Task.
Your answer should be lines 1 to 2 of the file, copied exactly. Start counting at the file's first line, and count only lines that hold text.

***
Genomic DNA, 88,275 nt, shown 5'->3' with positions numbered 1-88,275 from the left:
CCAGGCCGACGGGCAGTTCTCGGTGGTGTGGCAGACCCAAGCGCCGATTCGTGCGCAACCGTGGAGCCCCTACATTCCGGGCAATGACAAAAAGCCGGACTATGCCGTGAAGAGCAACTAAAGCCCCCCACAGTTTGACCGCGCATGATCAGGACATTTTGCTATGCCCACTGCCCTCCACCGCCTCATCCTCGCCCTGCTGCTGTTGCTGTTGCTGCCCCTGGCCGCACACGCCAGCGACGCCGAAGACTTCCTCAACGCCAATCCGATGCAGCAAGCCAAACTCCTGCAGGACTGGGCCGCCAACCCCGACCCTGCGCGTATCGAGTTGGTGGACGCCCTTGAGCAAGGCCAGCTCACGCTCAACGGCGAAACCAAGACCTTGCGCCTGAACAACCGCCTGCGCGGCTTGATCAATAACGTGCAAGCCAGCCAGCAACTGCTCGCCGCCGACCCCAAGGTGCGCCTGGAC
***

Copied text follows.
Genomic DNA, 88,275 nt, shown 5'->3' with positions numbered 1-88,275 from the left:
CCAGGCCGACGGGCAGTTCTCGGTGGTGTGGCAGACCCAAGCGCCGATTCGTGCGCAACCGTGGAGCCCCTACATTCCGGGCAATGACAAAAAGCCGGACTATGCCGTGAAGAGCAACTAAAGCCCCCCACAGTTTGACCGCGCATGATCAGGACATTTTGCTATGCCCACTGCCCTCCACCGCCTCATCCTCGCCCTGCTGCTGTTGCTGTTGCTGCCCCTGGCCGCACACGCCAGCGACGCCGAAGACTTCCTCAACGCCAATCCGATGCAGCAAGCCAAACTCCTGCAGGACTGGGCCGCCAACCCCGACCCTGCGCGTATCGAGTTGGTGGACGCCCTTGAGCAAGGCCAGCTCACGCTCAACGGCGAAACCAAGACCTTGCGCCTGAACAACCGCCTGCGCGGCTTGATCAATAACGTGCAAGCCAGCCAGCAACTGCTCGCCGCCGACCCCAAGGTGCGCCTGGAC